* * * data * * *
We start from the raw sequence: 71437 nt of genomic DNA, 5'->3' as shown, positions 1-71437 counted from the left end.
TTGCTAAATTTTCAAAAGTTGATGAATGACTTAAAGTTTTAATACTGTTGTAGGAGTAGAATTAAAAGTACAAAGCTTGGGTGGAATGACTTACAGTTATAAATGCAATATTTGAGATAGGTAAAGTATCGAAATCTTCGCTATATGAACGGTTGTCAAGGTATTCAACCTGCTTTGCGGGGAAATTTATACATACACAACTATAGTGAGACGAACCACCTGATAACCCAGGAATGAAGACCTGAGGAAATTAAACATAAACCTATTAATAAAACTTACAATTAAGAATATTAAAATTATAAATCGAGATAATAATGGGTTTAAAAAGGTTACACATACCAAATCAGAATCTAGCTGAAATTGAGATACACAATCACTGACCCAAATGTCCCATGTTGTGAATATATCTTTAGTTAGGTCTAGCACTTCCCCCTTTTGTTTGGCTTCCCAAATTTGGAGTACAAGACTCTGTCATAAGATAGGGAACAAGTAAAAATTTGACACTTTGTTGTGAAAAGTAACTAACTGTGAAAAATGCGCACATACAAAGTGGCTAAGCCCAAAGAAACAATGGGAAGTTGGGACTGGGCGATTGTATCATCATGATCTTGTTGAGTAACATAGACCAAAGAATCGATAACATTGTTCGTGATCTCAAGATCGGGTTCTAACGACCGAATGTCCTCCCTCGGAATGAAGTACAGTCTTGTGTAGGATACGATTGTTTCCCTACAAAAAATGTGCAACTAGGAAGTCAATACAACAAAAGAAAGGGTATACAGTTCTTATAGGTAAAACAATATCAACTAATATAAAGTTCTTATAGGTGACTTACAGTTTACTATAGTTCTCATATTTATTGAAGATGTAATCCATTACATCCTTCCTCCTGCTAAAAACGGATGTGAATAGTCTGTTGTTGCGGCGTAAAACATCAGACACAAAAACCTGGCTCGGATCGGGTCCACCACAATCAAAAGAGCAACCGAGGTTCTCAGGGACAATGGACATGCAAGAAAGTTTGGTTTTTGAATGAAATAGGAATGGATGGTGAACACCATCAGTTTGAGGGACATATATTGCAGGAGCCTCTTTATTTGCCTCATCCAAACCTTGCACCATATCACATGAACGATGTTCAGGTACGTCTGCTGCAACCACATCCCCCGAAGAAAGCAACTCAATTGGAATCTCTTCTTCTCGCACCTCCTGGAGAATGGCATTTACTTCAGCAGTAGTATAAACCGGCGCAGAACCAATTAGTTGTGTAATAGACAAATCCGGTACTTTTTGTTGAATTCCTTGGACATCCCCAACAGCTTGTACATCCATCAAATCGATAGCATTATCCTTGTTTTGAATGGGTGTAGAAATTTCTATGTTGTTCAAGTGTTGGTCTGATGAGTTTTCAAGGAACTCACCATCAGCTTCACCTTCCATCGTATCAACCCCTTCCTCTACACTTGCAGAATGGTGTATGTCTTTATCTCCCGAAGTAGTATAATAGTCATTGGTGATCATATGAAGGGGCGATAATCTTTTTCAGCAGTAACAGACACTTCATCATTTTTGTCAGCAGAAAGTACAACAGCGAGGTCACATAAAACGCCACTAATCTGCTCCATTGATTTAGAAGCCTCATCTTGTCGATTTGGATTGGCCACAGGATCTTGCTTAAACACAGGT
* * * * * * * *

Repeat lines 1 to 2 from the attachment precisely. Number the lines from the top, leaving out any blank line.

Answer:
We start from the raw sequence: 71437 nt of genomic DNA, 5'->3' as shown, positions 1-71437 counted from the left end.
TTGCTAAATTTTCAAAAGTTGATGAATGACTTAAAGTTTTAATACTGTTGTAGGAGTAGAATTAAAAGTACAAAGCTTGGGTGGAATGACTTACAGTTATAAATGCAATATTTGAGATAGGTAAAGTATCGAAATCTTCGCTATATGAACGGTTGTCAAGGTATTCAACCTGCTTTGCGGGGAAATTTATACATACACAACTATAGTGAGACGAACCACCTGATAACCCAGGAATGAAGACCTGAGGAAATTAAACATAAACCTATTAATAAAACTTACAATTAAGAATATTAAAATTATAAATCGAGATAATAATGGGTTTAAAAAGGTTACACATACCAAATCAGAATCTAGCTGAAATTGAGATACACAATCACTGACCCAAATGTCCCATGTTGTGAATATATCTTTAGTTAGGTCTAGCACTTCCCCCTTTTGTTTGGCTTCCCAAATTTGGAGTACAAGACTCTGTCATAAGATAGGGAACAAGTAAAAATTTGACACTTTGTTGTGAAAAGTAACTAACTGTGAAAAATGCGCACATACAAAGTGGCTAAGCCCAAAGAAACAATGGGAAGTTGGGACTGGGCGATTGTATCATCATGATCTTGTTGAGTAACATAGACCAAAGAATCGATAACATTGTTCGTGATCTCAAGATCGGGTTCTAACGACCGAATGTCCTCCCTCGGAATGAAGTACAGTCTTGTGTAGGATACGATTGTTTCCCTACAAAAAATGTGCAACTAGGAAGTCAATACAACAAAAGAAAGGGTATACAGTTCTTATAGGTAAAACAATATCAACTAATATAAAGTTCTTATAGGTGACTTACAGTTTACTATAGTTCTCATATTTATTGAAGATGTAATCCATTACATCCTTCCTCCTGCTAAAAACGGATGTGAATAGTCTGTTGTTGCGGCGTAAAACATCAGACACAAAAACCTGGCTCGGATCGGGTCCACCACAATCAAAAGAGCAACCGAGGTTCTCAGGGACAATGGACATGCAAGAAAGTTTGGTTTTTGAATGAAATAGGAATGGATGGTGAACACCATCAGTTTGAGGGACATATATTGCAGGAGCCTCTTTATTTGCCTCATCCAAACCTTGCACCATATCACATGAACGATGTTCAGGTACGTCTGCTGCAACCACATCCCCCGAAGAAAGCAACTCAATTGGAATCTCTTCTTCTCGCACCTCCTGGAGAATGGCATTTACTTCAGCAGTAGTATAAACCGGCGCAGAACCAATTAGTTGTGTAATAGACAAATCCGGTACTTTTTGTTGAATTCCTTGGACATCCCCAACAGCTTGTACATCCATCAAATCGATAGCATTATCCTTGTTTTGAATGGGTGTAGAAATTTCTATGTTGTTCAAGTGTTGGTCTGATGAGTTTTCAAGGAACTCACCATCAGCTTCACCTTCCATCGTATCAACCCCTTCCTCTACACTTGCAGAATGGTGTATGTCTTTATCTCCCGAAGTAGTATAATAGTCATTGGTGATCATATGAAGGGGCGATAATCTTTTTCAGCAGTAACAGACACTTCATCATTTTTGTCAGCAGAAAGTACAACAGCGAGGTCACATAAAACGCCACTAATCTGCTCCATTGATTTAGAAGCCTCATCTTGTCGATTTGGATTGGCCACAGGATCTTGCTTAAACACAGGT